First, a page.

Significantly, orthodox MDs considered the naturopathic approach ineffective, notwithstanding the documented powerful results. Metcalf reports at the time: “For generations the medical profession has been sneering at hygienic measure, and what they were pleased to call quackery. Even while they were making use of the establishments devoted to the water-cure as forlorn-hope resorts to which to send their patients when their own methods had failed” (1903, p. 84). However, Kneipp’s numerous sanitaria in Germany are testimonials to his ability to make water work for patients with consumption. In Kneipp’s most famous book, My Water-Cure, he says: “I can prove by many examples that water is the best and safest remedy in the first stages of consumption” (1896, p. 241). Indeed, Kneipp’s methodology is valuable to review. He counseled: “only very short applications must be used [avoiding] the whole body if there were symptoms of advanced consumption. If the disease has its seat in the upper part of the body, the upper shower followed by the knee-gush” will be excellent (Kneipp, 1896, p. 242). The knee gush was applied for ½ minute only.
Upper Shower Bath
All Kneipp’s shower therapies used a simple watering can to disperse cold water. In the upper shower bath, a water tub (into which the water is to run off) stands on a low chair or footstool (instead of on the floor) to make the bending more comfortable for the patient. The patient is instructed to “lean both his hands on the bottom of the tub in such a way that the upper body takes a horizontal position and the water poured on it can flow down into the tub” (Kneipp, 1896, p. 93).
Kneipp continues: “The first can extends to the whole back, beginning on the right arm and right shoulder, and continuing to the left shoulder and left upper arm” (1986, p. 93). The second and third cans are poured along the spine bilaterally and over the whole back but concluding with one part of one of the upper arms. The patient receives this showering 3 to 4 times over the back, spine, and arms: “The more proportionately the water flows over the watered parts, the easier it is to stand the gush, and the quicker an equal warmth on all spots will be produced. . . . For weakly persons one can is sufficient. To beginners 1 or 2 may be given, to those more advanced 2 or 3, to healthy and strong persons 5 or 6 cans” (Kneipp, 1896, p. 94).
Kneipp describes the knee gush: “The shower is given by means of a small watering can. . . . The first can is to be poured out more fully and abundantly, and applied to both feet from the toes up to the knees. The following cans are directed in a less strong jet, now higher, then lower, to particular parts of the feet and legs, especially to the knee” (1896, pp. 87-88). The water is poured in such a way that the water flows evenly and proportionately: “The number of cans used for a knee-shower differs from 2 to 10, each containing from 13-15 quarts” (Kneipp, 1896, p. 88).
The application of hydropathic measures was unsurpassed when the cold wet sheet pack was used. Metcalf recounts a successful story of treating a patient on the verge of death from pneumonia using a wet sheet pack: “So a wet sheet simply wrung out of cold water, put upon the patient for a short time, taken off again, dipped again, and frequently renewed, brings down the patient’s temperature” (1901a, p. 42).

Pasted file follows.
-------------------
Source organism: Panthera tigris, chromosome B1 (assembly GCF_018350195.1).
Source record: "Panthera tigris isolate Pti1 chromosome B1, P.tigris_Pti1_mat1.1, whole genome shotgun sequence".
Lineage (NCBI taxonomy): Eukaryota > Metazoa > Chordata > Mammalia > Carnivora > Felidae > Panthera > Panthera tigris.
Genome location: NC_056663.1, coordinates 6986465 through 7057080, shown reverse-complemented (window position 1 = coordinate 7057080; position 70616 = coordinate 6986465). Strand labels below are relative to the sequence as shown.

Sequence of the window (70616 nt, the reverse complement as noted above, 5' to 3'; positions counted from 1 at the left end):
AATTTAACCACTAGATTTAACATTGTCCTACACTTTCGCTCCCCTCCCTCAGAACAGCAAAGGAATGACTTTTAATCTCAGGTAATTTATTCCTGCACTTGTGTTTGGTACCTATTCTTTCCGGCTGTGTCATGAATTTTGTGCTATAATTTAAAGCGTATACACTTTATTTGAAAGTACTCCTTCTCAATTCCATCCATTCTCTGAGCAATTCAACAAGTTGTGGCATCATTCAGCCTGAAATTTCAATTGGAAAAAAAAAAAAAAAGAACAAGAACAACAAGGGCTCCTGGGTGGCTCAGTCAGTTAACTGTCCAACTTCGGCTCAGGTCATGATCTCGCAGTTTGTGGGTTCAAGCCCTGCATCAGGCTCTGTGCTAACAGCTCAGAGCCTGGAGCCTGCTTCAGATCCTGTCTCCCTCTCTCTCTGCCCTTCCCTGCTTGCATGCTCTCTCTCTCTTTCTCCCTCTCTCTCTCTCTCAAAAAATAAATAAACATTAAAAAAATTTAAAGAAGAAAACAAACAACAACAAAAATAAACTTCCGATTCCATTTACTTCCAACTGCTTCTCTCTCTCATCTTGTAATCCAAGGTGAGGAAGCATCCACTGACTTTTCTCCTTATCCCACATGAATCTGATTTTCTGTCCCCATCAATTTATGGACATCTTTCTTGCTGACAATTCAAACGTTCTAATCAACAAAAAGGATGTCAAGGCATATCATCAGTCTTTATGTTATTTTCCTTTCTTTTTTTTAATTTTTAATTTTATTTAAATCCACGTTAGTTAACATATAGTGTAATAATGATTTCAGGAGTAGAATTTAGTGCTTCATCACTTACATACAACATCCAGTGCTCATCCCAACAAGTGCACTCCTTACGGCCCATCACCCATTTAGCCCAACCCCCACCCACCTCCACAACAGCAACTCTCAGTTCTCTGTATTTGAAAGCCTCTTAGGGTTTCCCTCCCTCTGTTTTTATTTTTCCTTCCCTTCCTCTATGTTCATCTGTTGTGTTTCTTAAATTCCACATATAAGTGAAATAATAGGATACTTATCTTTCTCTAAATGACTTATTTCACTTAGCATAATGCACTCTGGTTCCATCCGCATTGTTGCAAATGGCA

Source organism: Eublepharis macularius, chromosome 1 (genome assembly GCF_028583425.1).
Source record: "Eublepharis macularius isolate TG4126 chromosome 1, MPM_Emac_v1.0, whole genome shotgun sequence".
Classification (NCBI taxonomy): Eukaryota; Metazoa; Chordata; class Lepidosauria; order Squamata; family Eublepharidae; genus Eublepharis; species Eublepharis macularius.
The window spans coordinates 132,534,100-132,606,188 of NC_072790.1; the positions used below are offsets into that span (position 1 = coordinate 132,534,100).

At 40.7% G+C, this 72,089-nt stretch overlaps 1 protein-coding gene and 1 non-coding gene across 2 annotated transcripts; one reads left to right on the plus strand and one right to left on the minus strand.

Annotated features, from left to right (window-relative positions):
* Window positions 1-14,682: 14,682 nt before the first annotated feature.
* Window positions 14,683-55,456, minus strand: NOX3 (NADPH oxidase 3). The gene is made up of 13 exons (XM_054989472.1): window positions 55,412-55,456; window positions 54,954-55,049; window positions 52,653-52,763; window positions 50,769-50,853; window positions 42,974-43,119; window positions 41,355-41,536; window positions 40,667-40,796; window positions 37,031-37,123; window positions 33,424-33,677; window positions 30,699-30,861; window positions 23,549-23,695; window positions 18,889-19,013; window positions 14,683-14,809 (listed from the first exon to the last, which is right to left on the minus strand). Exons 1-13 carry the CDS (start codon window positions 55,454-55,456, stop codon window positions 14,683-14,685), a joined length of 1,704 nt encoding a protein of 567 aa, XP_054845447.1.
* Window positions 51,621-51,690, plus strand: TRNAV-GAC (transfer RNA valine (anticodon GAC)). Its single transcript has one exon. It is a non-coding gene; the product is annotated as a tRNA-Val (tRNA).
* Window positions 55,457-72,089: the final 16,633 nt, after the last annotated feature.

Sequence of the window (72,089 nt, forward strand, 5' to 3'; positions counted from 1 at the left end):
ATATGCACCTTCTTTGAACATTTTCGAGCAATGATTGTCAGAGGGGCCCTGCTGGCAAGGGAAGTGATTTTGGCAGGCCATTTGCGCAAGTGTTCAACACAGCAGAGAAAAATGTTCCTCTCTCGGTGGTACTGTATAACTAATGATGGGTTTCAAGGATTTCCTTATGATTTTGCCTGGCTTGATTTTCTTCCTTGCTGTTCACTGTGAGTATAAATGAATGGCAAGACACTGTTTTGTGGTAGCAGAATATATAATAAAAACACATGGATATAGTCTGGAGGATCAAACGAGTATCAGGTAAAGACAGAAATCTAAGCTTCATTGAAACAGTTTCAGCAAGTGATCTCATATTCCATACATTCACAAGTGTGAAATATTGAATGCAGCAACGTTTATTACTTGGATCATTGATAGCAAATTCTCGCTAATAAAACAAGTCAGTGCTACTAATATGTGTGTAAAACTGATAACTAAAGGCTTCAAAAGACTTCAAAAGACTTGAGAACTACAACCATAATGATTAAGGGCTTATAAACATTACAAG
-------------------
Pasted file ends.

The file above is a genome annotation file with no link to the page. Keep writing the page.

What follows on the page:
Wet Sheet Pack
The skin’s function of depuration was enhanced by the wet sheet pack and its “effect of eliminating toxins” (Metcalf, 1903, p. 113). Under the influence of the pack, the skin becomes so filled with blood that after an hour the sheet will steam on removal. The wet sheet pack accelerated excretion of toxins, which could be demonstrated by the odor of the sheets.
Using water to improve the circulation to the skin was one method to treat consumption. However, some regarded “friction as one of the most valuable remedial means . . . to improve circulation” (Metcalf, 1903, p. 154). Dr. Calvert Holland “recommended [friction] to be used in conjunction with the shower-bath, or the dashing of cold water over the body” (Metcalf, 1903, p. 154). Friction and cold water enhanced the effects of each other.
Baruch, another early ND, considered hydrotherapy one of the most valuable means to treat phthisis. He lists many benefits of “the judicious application of cold or cold water to the skin” (Baruch, 1898, p. 348). The effects of cold water on the central nervous system included the following (Baruch, 1898, 348-349):
- Inspiration is gently but slowly deepened, resulting in better circulation in diseased parts and removing stagnation.
- Stronger heart contractions result in better circulation.
- A superficial cutaneous hyperemia relieves the congested condition of the pulmonary circulation.
- The appetite is improved.
- Blood alkalinity is increased, and toxins are eliminated.
Baruch gave explicit directions in the implementation of hydrotherapy for the patient with phthisis. He emphasized the importance of “the hardening process . . . for those predisposed to phthisis” (Baruch, 1898, p. 351). Each patient with consumption required important considerations, and Baruch carefully documented these. He favored “brief applications of douches at low temperatures followed by rapid reactions, and if well borne, are exceedingly useful as tonics; while, on the contrary, in cases suffering from elevated temperatures and great debility, more gentle procedures, as the sheet bath, full bath, wet packs with perhaps higher temperatures of the water, are required” (Baruch, 1898, p. 351). He continues: “For a good douche the water must be cold and be delivered with considerable force, so that the stream should have a homogeneous diameter” (Baruch, 1898, p. 350). Favoring the circular douche, Baruch advised that “the water should have a fall of not less than 40 feet” (1898, p. 352). Douches were available at institutions specializing in hydrotherapy.